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Winchester-Nabu Detective Agency Year Six: Case File No. 06-266

AMBER LOVE 20-JUN-2022 This work is supported by the generous backers who adore my cat stories at and they also get first access to what’s happening with my books and podcast.

This work is supported by the generous backers who adore my cat stories at and they also get first access to what’s happening with my books and podcast. 

Where We Left Off:

We had an internal investigation into the special ability of Gus being able to escape human vision and disappear.


In April, I had Gus outside like a normal morning. I had lots of time in the woods with Gus. He’s so smart sometimes and this is an example of that. He led me to the trails and we entered the woods in the northern corner.

Gus in the woods

We had to leave the trail in order to reach this barrier of rocks that forms a border, almost like a rock “wall” that goes between the properties. I enjoy hiking with Gus there because the rocks keep me mostly away from thorny bushes. The branches that do sprout between them or alongside are easy for me to prune with my small shears. Gus is usually well-behaved, but once in a while, he prefers to ditch the easily visible area of the rocks and go hunting in the thick brambles where I can’t see him. This lovely April day, he stayed right by me and we were enjoying our time.

Gus made it to the spot where some trees are down and form another superhighway for him like the ones in the north woods next to the Fire Trail. This spot of fallen trees is close to where the property border is which means it only takes a few seconds to be on a strangers’ parcel. We’ve previously researched into that parcel and learned it is absent of buildings and used only for hunting. We’ve seen the tree stands and bait feeders (gee, it must be so hard to shoot a deer standing still and eating corn right near you). The warning signs are bright colors and you can’t miss them unless you’re a cat who doesn’t give a shit about borders and trespassing.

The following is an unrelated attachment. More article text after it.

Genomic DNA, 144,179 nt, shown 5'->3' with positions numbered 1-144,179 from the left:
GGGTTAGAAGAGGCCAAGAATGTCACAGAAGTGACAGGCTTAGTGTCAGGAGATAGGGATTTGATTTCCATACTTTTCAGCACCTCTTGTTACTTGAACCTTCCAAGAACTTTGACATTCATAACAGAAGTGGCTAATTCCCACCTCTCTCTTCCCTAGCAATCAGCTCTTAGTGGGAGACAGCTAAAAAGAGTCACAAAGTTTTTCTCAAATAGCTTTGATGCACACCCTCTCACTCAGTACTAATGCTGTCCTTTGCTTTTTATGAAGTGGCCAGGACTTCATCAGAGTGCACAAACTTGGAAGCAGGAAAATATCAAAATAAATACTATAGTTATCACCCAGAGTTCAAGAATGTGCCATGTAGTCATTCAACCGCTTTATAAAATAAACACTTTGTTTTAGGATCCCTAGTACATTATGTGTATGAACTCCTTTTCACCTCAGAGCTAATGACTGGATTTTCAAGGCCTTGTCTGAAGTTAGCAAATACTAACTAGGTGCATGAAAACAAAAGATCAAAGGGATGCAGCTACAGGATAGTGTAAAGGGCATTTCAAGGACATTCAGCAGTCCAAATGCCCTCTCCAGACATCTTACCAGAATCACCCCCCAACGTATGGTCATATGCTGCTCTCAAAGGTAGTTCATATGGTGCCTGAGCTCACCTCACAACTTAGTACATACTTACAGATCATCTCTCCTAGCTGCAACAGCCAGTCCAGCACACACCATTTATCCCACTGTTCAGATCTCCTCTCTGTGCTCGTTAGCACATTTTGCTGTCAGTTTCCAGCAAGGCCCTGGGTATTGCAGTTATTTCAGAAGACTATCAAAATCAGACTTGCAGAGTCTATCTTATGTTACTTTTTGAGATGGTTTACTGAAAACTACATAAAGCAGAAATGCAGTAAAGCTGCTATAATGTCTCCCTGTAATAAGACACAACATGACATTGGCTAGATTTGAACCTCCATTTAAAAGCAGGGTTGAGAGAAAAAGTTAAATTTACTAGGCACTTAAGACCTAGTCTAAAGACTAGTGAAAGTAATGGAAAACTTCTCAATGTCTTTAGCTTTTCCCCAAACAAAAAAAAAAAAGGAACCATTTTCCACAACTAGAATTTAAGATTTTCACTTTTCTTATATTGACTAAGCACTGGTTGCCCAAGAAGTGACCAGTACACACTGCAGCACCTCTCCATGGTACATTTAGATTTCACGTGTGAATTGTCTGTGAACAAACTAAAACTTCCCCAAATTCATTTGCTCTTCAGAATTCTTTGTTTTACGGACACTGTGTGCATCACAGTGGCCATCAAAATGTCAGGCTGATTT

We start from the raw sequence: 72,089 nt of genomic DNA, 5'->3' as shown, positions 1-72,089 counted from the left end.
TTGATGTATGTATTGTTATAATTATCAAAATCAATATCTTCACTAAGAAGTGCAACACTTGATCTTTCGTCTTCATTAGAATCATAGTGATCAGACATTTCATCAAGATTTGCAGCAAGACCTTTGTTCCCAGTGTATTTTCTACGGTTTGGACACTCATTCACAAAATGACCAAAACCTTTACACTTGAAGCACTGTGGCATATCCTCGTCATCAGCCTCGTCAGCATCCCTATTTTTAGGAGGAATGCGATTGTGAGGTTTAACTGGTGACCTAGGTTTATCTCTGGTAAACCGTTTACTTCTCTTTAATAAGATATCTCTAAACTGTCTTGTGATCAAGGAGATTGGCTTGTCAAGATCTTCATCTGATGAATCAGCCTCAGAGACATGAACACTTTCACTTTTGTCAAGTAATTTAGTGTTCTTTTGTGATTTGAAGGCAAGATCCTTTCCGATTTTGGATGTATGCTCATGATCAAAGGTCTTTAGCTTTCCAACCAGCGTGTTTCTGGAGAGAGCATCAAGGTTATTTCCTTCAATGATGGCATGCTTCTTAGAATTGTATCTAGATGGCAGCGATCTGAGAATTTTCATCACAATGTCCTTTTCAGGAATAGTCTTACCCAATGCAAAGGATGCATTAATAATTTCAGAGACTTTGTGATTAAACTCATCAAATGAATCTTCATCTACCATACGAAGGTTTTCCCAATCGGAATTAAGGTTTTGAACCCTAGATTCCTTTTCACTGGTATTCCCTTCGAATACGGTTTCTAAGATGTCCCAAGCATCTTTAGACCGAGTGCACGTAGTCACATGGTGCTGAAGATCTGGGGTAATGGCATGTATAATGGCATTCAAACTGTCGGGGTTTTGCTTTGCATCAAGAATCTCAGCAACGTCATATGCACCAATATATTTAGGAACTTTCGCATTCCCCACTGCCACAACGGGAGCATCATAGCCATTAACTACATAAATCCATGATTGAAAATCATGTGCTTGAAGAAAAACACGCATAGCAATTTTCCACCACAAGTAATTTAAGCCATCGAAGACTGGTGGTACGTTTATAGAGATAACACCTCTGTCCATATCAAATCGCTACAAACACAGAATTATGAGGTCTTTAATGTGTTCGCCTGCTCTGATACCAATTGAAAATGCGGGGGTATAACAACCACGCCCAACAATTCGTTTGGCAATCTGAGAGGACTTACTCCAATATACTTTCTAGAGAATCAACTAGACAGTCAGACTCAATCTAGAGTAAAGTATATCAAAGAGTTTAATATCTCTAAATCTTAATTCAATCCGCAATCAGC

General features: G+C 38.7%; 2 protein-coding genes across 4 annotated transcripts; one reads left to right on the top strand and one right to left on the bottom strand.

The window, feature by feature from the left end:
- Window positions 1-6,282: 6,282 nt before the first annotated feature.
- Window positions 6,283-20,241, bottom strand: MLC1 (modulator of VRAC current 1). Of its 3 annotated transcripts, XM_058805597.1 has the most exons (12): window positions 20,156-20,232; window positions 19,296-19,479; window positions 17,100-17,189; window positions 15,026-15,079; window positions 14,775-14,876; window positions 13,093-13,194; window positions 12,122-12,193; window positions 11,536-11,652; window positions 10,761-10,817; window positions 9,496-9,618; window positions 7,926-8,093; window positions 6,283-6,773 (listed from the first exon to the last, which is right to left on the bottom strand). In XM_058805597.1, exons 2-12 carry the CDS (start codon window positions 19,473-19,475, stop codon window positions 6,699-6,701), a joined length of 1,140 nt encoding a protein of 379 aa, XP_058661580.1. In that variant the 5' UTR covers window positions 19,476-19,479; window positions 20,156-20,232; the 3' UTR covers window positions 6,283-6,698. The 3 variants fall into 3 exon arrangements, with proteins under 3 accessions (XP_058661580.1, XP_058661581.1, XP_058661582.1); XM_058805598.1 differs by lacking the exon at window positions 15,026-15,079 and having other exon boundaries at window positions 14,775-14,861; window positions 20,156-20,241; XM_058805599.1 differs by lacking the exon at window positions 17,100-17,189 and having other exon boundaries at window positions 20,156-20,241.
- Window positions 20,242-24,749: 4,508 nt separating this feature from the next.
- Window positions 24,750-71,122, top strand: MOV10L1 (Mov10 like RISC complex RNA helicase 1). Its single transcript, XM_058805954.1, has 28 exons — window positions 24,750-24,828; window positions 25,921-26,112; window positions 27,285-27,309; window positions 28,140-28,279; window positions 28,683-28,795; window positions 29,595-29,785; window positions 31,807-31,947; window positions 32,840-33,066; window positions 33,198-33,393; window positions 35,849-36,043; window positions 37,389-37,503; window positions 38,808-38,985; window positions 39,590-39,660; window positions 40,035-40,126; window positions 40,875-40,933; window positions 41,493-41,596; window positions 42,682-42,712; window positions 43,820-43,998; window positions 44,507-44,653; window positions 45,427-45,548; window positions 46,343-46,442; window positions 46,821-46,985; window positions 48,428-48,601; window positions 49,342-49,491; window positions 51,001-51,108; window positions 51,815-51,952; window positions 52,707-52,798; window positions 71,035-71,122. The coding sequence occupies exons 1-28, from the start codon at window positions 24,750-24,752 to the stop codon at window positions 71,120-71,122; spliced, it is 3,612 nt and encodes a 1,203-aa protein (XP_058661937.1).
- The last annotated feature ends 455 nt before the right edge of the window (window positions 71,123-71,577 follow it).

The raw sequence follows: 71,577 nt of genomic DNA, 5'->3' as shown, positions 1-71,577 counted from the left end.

After Gus had a good amount of playtime on the trees, we started our rocky journey back. From that elevation, I could see the trails.


We heard something that sounded like rifle shots. I’m not 100% sure that’s what it was, but Gus was unnerved by it and wanted to get the hell out of there. We were near the trail and needed to get to a little cut through path I made. He paused in one spot where he could’ve fit but bushes slightly obscured the secondary path. The slightly better path to the trails ends at a large black rock where it’s nice to stand or sit for some meditation. When we heard those alarming sounds, I said, “Go to the big rock,” and Gus did! He scooched through the path and made it to safety of the trails where they form a corner.

Gus kept pausing every 20 feet or so to look back and wait for me to catch up! I tried to hustle, but I’m always cluttered by all the things I carry for our explorations and field science. The trip down the corner trail was fast. We made it back to Bunny Hollow, quickly moved through it, and had to cross the entire open area of the back yard.

Other humans of the household were close to the building and asked if we had heard gunshots. I told them the whole story and about how alarmed Gus seemed. All of us thought the noises were firearms. The Butler said it wasn’t deer season anymore. I double-checked anyway because there are some days that are for youth hunting. Not to mention, smaller game has all kinds of overlapping seasons.

dogs hunting

“Who cares about hunting seasons? What if someone was shooting at us?” Gus yelled.

I prepared his second breakfast and hoped it would calm him down. I didn’t want to ignore his concern, but if one human is anxious and then the cats are anxious, the energy of the room feels explosive.

“No need to get so upset,” the Butler said. “They could be shooting at targets.”

I picked up on that line of thought. “And there’s no season for that. You can shoot on your property any time you want.”

It was a bummer of a realization. Some of us practice with targets too. I do however, find it to be a form of noise pollution that affects humans and animals. I can go years between my own target practice sessions because I worry what the noise does to the animals that I want to feel safe here.

Gus on a fallen tree

Case Findings:

We never found evidence of anyone hunting animals on the property we explore. We didn’t go onto the strangers’ property and look for clues. Our best guess is that someone was practicing or bored and shooting nothing in particular. Oliver suggested one other possibility: that whoever was shooting could have been firing to scare off a predator like a coyote. It’s possible, but seemed much more unlikely than the target shooting theory. The most important thing is that Gus and I returned home safely.

Case Status: Closed

Gus on a fallen tree

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